Detail of the codex Nuttall

The confusing names
“Tepehua” and “Tepehuán”


Although the terms Tepehua (pronounced “teh-PEH-wa”) and Tepehuán (sometimes spelled Tepehuan but in any case pronounced “teh-peh-WAN”; also sometimes called Tepehuano) look and sound very similar, they refer to very different groups of languages. Tepehua is from the Totonacan family while Tepehuán is Uto-Aztecan. Tepehua is spoken in the eastern part of central Mexico, while Tepehuán is spoken in the northwestern part of the country, as the map below indicates.

To increase the confusion, some linguists use the word Tepehuan (pronounced “teh-PEH-wan”) as an adjectival form of Tepehua, speaking for instance of the “Totonacan-Tepehuan” family.


The three languages called Tepehua are spoken in the Eastern Sierra Madre of Mexico, near the point where the states of Veracruz, Hidalgo, and Puebla come together. Huehuetla Tepehua (ISO code tee) is spoken in Hidalgo and Puebla, and Pisa Flores (tpp) and Tlachichilco Tepehua (tpt) are both from Veracruz. There are Nahuatl and Otomi-speaking villages interspersed between the Tepehua-speaking areas, and speakers of the three variants have little contact with each other.

The Tepehuán (or Tepehuano) languages, on the other hand, are from the Tepiman family, which in turn is part of the Uto-Aztecan stock. The three language variants which make up this grouping are spoken in the middle of the Western Sierra Madre. Northern Tepehuán (ISO code ntp) is spoken in the state of Chihuahua, and Southern Tepehuán in its eastern (stp) and western (tla) variants, is spoken in the state of Durango. The northern and southern Tepehuán languages do not form a linguistic unit; they are no more closely related to each other than they are to the other languages in the Tepiman family. An extinct variant (tep), called Tepecano but also sometimes, confusingly, referred to as Southern Tepehuán, was spoken still further south, in the state of Jalisco.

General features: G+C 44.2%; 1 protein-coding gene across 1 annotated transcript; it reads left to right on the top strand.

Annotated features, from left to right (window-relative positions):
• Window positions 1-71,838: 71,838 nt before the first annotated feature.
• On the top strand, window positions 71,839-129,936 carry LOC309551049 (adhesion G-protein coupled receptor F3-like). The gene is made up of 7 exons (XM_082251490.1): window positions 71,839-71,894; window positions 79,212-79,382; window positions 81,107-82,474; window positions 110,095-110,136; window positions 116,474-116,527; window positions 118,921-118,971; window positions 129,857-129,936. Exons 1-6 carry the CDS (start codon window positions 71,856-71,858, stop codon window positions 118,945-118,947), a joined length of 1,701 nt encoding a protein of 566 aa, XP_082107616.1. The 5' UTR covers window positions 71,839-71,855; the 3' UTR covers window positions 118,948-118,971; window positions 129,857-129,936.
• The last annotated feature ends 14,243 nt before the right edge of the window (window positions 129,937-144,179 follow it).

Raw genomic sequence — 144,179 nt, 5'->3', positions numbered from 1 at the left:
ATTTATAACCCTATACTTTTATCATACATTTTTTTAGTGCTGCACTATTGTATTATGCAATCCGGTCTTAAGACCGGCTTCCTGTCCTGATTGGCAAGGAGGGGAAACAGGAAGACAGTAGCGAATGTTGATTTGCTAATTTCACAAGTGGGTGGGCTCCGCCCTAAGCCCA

The etymology of “Tepehua” and “Tepehuán”

The Nahuatl stem tepē means ‘mountain’. (It occurs in many place-names of Mexico in the forms -tepec or -tépetl, such as Oaxtepec ‘at the hill / mountain of the guaje trees’, or Popocatépetl ‘the mountain that smokes’.) The suffix -hua(n) means ‘owner of’, or ‘person associated with’. Final n tends to disappear in many varieties of Nahuatl. So the Tepehuanes (or Tepehuanos), who speak Tepehuán, and the Tepehuas who speak Tepehua, were called ‘mountain people’ or ‘mountain-dwellers’, and their languages were referred to by the same name.

Interestingly, the Tepehuas of Tlachichilco call themselves Masipijni' ([maa-sipih-'niʔ]), and call their language Lhimasipijni. The stem sipij ([sipih]) can be reconstructed for proto-Totonacan with the meaning ‘mountain(ous area)’. (It still has that meaning in Totonac, but no longer in Tepehua.) This is, of course the same as the meaning of tepē- in Nahuatl. And the prefix ma- ([maa-]) is used on noun stems with the meaning ‘owner of’, just like -hua(n) in Nahuatl. So masipijni' is parallel in both form and meaning to Tepē-hua. In the other varieties of Tepehua, however, these names are not used; for instance, in Pisa Flores, they call the language Lhi-chiwín [language-word] or Lhi-tepewa [language-Tepehua] instead of Lhi-masipijni'.

In the region where Tepehua is spoken, there is a kind of ants called tepeguas in the local Spanish. This is clearly a borrowing into Spanish of the same Nahuatl word. Thus some have speculated that the Tepehuas are named for this type of ant.

Another possible etymology for Tepehuan or Tepehuano is that it may come from Nahuatl te-pewa-ni [people-goad-er], ‘conqueror, victor’. In that case the two names would have different etymologies.


The image at the beginning of this page is a detail from Codex Nuttall, courtesy of Tom Frederiksen, and is used by permission.